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Business Recruitment – The Close

Business Recruitment Part 2 – The Close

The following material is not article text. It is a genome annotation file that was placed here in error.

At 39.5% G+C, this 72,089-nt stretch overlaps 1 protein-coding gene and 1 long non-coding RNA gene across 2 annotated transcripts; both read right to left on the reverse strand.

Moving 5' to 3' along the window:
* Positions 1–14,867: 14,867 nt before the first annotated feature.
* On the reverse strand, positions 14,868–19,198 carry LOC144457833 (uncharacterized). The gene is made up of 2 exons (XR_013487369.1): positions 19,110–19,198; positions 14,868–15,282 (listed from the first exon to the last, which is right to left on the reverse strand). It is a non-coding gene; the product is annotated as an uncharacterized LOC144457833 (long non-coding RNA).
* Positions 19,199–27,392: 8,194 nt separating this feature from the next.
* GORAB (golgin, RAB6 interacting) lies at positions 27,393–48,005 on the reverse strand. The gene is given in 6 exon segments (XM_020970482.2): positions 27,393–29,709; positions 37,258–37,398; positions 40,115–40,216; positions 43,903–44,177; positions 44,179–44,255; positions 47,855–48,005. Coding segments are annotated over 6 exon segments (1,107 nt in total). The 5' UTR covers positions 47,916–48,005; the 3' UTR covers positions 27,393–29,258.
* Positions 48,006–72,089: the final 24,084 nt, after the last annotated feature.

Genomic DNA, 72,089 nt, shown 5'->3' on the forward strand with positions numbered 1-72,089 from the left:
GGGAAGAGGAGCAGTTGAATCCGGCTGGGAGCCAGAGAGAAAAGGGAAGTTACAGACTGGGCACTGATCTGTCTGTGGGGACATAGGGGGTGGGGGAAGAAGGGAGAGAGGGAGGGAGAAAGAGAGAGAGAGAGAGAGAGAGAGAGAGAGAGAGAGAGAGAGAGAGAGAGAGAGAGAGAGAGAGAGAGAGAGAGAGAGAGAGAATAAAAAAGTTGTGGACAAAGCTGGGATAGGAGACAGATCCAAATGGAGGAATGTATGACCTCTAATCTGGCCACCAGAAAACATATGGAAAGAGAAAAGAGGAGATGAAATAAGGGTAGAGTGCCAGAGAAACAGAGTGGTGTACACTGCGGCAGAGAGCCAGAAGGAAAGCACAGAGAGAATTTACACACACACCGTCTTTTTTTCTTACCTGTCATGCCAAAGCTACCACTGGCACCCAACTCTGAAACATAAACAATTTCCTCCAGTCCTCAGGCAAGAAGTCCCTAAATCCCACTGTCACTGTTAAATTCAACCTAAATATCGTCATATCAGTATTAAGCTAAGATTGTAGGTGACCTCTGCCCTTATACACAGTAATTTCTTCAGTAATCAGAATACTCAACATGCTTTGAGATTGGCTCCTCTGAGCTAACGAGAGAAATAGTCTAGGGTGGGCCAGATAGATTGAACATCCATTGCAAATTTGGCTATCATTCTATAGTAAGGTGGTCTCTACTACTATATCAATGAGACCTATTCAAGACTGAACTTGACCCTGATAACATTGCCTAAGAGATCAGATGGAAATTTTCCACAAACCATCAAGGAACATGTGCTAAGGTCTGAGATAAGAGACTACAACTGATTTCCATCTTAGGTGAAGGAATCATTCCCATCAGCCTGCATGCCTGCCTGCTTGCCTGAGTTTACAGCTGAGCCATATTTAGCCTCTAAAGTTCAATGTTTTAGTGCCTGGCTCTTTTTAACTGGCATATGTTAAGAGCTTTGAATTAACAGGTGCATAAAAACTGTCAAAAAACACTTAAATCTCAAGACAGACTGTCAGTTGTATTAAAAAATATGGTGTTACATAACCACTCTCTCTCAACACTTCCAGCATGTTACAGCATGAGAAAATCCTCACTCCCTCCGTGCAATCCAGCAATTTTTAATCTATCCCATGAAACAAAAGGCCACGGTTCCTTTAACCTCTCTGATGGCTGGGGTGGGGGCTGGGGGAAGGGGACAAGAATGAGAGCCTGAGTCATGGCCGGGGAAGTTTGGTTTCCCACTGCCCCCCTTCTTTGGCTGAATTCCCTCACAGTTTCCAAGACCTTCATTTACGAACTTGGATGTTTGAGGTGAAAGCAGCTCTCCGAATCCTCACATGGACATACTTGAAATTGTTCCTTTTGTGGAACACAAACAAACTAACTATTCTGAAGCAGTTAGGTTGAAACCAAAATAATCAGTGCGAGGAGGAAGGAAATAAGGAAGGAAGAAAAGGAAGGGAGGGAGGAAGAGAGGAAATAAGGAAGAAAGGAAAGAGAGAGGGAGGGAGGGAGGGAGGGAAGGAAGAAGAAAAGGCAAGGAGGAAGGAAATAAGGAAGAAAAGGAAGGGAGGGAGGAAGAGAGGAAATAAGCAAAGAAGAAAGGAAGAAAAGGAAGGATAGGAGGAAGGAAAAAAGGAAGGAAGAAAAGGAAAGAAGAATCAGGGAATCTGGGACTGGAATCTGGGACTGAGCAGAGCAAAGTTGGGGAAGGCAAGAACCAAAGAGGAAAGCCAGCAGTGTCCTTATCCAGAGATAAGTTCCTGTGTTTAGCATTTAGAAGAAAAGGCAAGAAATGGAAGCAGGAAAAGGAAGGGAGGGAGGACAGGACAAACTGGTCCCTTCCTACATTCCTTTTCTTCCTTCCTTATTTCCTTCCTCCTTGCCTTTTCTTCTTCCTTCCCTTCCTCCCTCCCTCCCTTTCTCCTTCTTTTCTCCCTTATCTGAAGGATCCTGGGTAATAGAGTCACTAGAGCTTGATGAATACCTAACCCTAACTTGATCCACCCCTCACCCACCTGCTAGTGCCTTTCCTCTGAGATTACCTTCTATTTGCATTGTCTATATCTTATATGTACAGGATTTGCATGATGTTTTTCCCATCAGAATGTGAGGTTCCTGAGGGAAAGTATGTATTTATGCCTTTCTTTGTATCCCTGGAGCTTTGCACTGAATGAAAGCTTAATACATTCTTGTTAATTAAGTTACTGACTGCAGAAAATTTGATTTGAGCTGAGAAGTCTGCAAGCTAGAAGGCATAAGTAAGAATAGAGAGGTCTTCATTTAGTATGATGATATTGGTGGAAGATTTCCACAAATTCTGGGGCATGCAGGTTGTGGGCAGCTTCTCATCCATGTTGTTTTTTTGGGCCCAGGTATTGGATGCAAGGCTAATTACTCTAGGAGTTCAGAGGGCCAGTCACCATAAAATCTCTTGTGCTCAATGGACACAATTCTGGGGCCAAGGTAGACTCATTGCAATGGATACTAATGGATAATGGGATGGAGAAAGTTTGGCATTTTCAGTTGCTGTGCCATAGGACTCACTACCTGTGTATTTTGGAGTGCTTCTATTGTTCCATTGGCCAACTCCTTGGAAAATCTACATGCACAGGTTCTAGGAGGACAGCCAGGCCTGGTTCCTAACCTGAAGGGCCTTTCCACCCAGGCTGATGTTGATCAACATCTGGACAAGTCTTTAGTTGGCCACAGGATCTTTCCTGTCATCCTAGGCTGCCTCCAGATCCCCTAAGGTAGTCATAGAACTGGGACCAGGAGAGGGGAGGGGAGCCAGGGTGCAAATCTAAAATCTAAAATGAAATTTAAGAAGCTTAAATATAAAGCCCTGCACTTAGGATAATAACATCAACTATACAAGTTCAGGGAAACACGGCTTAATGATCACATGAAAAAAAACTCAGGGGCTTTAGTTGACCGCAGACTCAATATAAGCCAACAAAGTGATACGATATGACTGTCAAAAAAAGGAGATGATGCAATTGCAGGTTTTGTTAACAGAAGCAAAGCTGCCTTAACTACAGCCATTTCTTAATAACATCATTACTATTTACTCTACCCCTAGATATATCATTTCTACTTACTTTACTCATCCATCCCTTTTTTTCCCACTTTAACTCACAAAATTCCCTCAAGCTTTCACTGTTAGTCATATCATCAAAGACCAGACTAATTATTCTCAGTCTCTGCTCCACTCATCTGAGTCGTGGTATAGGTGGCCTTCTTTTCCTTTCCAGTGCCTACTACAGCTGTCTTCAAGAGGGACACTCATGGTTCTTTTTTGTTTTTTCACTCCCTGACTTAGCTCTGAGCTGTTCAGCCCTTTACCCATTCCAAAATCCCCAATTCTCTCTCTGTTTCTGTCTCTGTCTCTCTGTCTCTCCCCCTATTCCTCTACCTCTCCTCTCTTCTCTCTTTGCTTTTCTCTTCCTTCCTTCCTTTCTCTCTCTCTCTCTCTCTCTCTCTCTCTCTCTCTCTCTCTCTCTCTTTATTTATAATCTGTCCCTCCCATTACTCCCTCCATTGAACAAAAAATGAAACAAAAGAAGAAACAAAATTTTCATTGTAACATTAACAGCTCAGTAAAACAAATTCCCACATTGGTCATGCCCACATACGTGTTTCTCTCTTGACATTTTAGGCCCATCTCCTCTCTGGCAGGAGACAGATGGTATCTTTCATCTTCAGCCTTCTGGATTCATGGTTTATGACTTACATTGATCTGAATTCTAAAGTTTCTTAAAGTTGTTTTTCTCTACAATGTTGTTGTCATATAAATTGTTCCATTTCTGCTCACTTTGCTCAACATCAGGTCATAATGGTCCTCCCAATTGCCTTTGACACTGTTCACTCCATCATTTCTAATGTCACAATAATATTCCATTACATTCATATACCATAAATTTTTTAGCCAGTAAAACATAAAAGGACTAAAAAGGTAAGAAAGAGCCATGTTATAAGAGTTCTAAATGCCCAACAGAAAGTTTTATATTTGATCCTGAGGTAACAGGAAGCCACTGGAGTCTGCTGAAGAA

Last month we discussed the recruitment process – “The Hunt” – and how it happens. Much of that process is out of our control. For example, if a company is looking for a community within 20 minutes of a major, international airport there isn’t much we can do. Therefore, it is important for us to focus on the factors we can control. We have to make sure that we are as prepared as possible to be successful in the hunt. We shared last month the first two phases of a project. During phase 1 a company or consultant eliminates communities. During the second phase they arrive at a short list of communities they are interested in and conduct visits. Today we’ll talk about the third phase: The Close. Once a company expresses interest in coming to your community you’re given the opportunity to close the deal. This phase is often deeply impacted by what is happening with economic development at the state level. Developers talk about our “tool box”. Some of our most powerful tools are incentives offered by the state. They come in different forms but are usually tax incentives or infrastructure improvements. The most commonly used in North Carolina are the One North Carolina Fund and the Job Development Investment Grant, which award grants to businesses based on job creation and investment commitment. Local governments – the County and city/towns – can also provide incentives to a company. Sometimes a community provides land as an incentive. These are offered on a discretionary basis and are also evaluated based on the number of jobs to be created and the investment being made by the company. It is important that the incentives be tied to performance of specific actions by the company and that the deal is beneficial to both parties. Sometimes other factors come into play and are considered as well – will the company be occupying an existing building that needs to be upgraded? Can we assist them with the up-fit? Does the company represent a new or emerging sector for the community? Does the company’s workforce requirements fit well with our existing workforce? Communities, especially with strong relationships in place, can get creative to put together an attractive package for a company. In addition to traditional incentives they can leverage partnerships to close a deal. For example, they might work with the local community college to provide a company specific training program to match to specific job skills. During this stage the ball is really in play and a local economic development agency has an opportunity to utilize all of its resources to attract the company. However, it is important to note that often communities never reach this point. For some context, there are over 10,000 economic development agencies in the United States and, depending on the year, there are usually only 500-700 major economic development relocation projects in a year. So what can a community do to increase its odds and chances for success? As detailed in our current Action Plan, which can be viewed at www.burkedevine.com/actionplan, BDI has regular contact with recruiters in the state and site consultants from across the country. We attend site consultant events where we form relationships with these individuals and share what our county has to offer. We also maintain relationships with key partners, such as Duke Energy and Electricities, to make sure they know what sites and buildings we have available. BDI utilizes marketing materials to highlight key sites and assets in the community. A good example of this is the recent video we produced called “Welcome to Burke County,” which can be found on our YouTube page. Another example is the aerial video footage package we have created with a drone of the Burke Business Park. We include this footage when submitting RFIs to give the company a real life view of the site. We promote existing buildings and sites by using targeted mailings, e-blasts, social media and other avenues. The other thing BDI does to increase our potential for success for recruitment is to constantly be working on infrastructure and site development. We work to ensure all necessary infrastructure is available at existing sites. We also look three to five years out to determine where the next industrial site could be in the County. While landing a large project is a tremendous boon for a local economy it is rare. As we develop relationships with recruiters and work to increase our odds for success in the recruitment game we must also keep our eyes focused here within the County. There is always work to be done to grow and develop our assets – such as our workforce. The more we improve these assets the more competitive we will be for our existing industry and new potential clients. We must constantly be striving to make Burke County a more attractive place for companies seeking a new production home.

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